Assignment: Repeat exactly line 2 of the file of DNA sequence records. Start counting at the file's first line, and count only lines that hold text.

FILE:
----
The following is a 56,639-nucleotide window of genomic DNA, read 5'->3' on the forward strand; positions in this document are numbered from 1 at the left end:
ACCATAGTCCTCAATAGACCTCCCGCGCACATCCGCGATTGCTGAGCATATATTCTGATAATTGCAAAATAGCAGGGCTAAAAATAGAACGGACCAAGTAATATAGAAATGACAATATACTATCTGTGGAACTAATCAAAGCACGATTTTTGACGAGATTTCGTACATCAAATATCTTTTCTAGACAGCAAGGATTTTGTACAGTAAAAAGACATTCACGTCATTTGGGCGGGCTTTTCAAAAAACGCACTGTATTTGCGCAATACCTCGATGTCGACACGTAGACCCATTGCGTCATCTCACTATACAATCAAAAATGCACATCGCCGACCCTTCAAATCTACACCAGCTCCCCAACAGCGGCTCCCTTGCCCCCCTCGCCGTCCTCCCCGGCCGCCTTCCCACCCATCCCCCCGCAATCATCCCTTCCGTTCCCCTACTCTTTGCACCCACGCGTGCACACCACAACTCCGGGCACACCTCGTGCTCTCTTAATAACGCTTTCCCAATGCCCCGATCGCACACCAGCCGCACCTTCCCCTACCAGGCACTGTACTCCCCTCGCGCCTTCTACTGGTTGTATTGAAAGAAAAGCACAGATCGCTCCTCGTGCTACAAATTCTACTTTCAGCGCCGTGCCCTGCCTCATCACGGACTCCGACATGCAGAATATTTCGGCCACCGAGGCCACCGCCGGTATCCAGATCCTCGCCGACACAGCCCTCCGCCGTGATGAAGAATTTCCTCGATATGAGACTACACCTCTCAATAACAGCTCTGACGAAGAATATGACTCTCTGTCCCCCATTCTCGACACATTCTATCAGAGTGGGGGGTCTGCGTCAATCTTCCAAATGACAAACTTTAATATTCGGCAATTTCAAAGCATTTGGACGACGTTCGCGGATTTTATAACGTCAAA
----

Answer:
ACCATAGTCCTCAATAGACCTCCCGCGCACATCCGCGATTGCTGAGCATATATTCTGATAATTGCAAAATAGCAGGGCTAAAAATAGAACGGACCAAGTAATATAGAAATGACAATATACTATCTGTGGAACTAATCAAAGCACGATTTTTGACGAGATTTCGTACATCAAATATCTTTTCTAGACAGCAAGGATTTTGTACAGTAAAAAGACATTCACGTCATTTGGGCGGGCTTTTCAAAAAACGCACTGTATTTGCGCAATACCTCGATGTCGACACGTAGACCCATTGCGTCATCTCACTATACAATCAAAAATGCACATCGCCGACCCTTCAAATCTACACCAGCTCCCCAACAGCGGCTCCCTTGCCCCCCTCGCCGTCCTCCCCGGCCGCCTTCCCACCCATCCCCCCGCAATCATCCCTTCCGTTCCCCTACTCTTTGCACCCACGCGTGCACACCACAACTCCGGGCACACCTCGTGCTCTCTTAATAACGCTTTCCCAATGCCCCGATCGCACACCAGCCGCACCTTCCCCTACCAGGCACTGTACTCCCCTCGCGCCTTCTACTGGTTGTATTGAAAGAAAAGCACAGATCGCTCCTCGTGCTACAAATTCTACTTTCAGCGCCGTGCCCTGCCTCATCACGGACTCCGACATGCAGAATATTTCGGCCACCGAGGCCACCGCCGGTATCCAGATCCTCGCCGACACAGCCCTCCGCCGTGATGAAGAATTTCCTCGATATGAGACTACACCTCTCAATAACAGCTCTGACGAAGAATATGACTCTCTGTCCCCCATTCTCGACACATTCTATCAGAGTGGGGGGTCTGCGTCAATCTTCCAAATGACAAACTTTAATATTCGGCAATTTCAAAGCATTTGGACGACGTTCGCGGATTTTATAACGTCAAA